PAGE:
ORLEANS – As Nauset Regional High School makes plans for graduation ceremonies in July (see related story), planning is under way for the fall semester.
“We’ve already started conversations about next year,” Principal Chris Ellsasser told the regional school committee May 14. “My feeling is we will need a remote version (of instruction), a blended version, face-to-face, and one that does all three. We’re establishing a committee of families representing each grade level to talk about school-family communication and what things families need.”
Concurrent with planning for the fall term are efforts to educate and look out for 950 students now. “Our major challenge is the balance of continuing to challenge students while also caring for them,” Ellsasser said. “Each one needs something different at this time.”
When a staff member “gets knowledge a student is struggling,” he said, “they reach out to the adjustment counselor. We organize a circle of support around that kid and family… Counseling is a very important part of what we’re doing. More kids need it than not.”
During the last week of school, students will be asked their views on how remote learning worked this semester. Department chairs will talk about best practices and identify staff members who can provide support to colleagues.
“What we don’t want to do is leave the building in June hoping it will all take care of itself when we come back,” Ellsasser said. “We’d like people to go away feeling confident that we’re ready no matter what the fall looks like.”
Also last week, the committee heard from Greg Levasseur, who chairs the Nauset Regional High School Building Committee. He said the four member towns are looking to deal with the proposed renovation and construction project at fall town meetings and place debt exclusion questions for bonding on the Nov. 3 presidential ballot. That would require the building committee going back to the Massachusetts School Building Authority, which has extended its deadline for a final vote to Nov. 1, to try to stretch the time out to around Nov. 22.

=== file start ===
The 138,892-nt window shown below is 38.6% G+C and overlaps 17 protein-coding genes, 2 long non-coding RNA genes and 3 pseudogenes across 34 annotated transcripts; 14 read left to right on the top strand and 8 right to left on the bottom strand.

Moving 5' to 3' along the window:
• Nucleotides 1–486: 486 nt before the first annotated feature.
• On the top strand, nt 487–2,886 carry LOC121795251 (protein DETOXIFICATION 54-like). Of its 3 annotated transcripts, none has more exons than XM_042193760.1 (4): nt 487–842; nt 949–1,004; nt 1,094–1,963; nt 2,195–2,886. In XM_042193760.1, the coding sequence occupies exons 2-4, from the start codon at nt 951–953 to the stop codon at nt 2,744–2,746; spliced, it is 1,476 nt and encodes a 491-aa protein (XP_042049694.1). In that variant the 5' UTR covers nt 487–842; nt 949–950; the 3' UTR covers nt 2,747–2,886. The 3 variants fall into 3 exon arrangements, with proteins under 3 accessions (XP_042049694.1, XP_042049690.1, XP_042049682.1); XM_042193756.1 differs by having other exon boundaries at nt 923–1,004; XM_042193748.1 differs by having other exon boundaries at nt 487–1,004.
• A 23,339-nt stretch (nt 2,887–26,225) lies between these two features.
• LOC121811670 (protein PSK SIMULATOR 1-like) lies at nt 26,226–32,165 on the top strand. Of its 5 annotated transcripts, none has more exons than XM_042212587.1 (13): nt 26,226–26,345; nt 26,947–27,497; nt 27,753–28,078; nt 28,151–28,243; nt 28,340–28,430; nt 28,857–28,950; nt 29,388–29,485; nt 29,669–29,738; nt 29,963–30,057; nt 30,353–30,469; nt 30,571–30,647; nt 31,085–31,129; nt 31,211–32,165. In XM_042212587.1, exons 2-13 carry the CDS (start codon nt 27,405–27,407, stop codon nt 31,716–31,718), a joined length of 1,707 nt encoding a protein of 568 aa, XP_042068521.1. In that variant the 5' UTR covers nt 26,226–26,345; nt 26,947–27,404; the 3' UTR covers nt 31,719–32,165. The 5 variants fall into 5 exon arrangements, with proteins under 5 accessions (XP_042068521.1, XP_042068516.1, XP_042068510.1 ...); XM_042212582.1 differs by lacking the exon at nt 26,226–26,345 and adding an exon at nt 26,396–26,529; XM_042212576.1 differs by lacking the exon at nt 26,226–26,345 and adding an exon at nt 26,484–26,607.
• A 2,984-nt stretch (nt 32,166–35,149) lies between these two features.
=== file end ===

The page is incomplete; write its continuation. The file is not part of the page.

Levasseur plans to sit down with Eastham Town Administrator Jacqui Beebe and the project manager “to put down a bunch of scenarios and possible dates” and bring that information to the regional committee in June. “Things get very complicated very quickly, when town meetings will vote, when the elections (will be held), when the school committee has to vote to start the clock on the 60-day bonding period…,” he said. “The whole thrust is to make sure there are no targets missed so that we don’t inadvertently lose the $36 million grant from the MSBA.” (The system’s four towns would contribute $95 million more based on enrollment.)
“A Nov. 3 vote is possible if by Aug. 1, the four towns request from the Commonwealth the permission to add a ballot question on the presidential ballot,” Levasseur said. “That’s why we have to have a discussion of the possibilities.”
The regional committee’s meeting included a virtual round of applause for Susan Murray, the system’s director of food and nutrition services, after Superintendent Tom Conrad announced that she had been named New England Regional Director of the Year by the national School Nutrition Association. During the pandemic, Murray has overseen “grab and go” free breakfasts and lunches for anyone 18 and younger at four of the system’s elementary schools as well as a feeding program that prepares meals delivered by council on aging volunteers to “shut-in” adults.
The effort will continue until the end of June, when Nauset will team up once again with the Church of the Holy Spirit in Orleans, which runs the summer food program.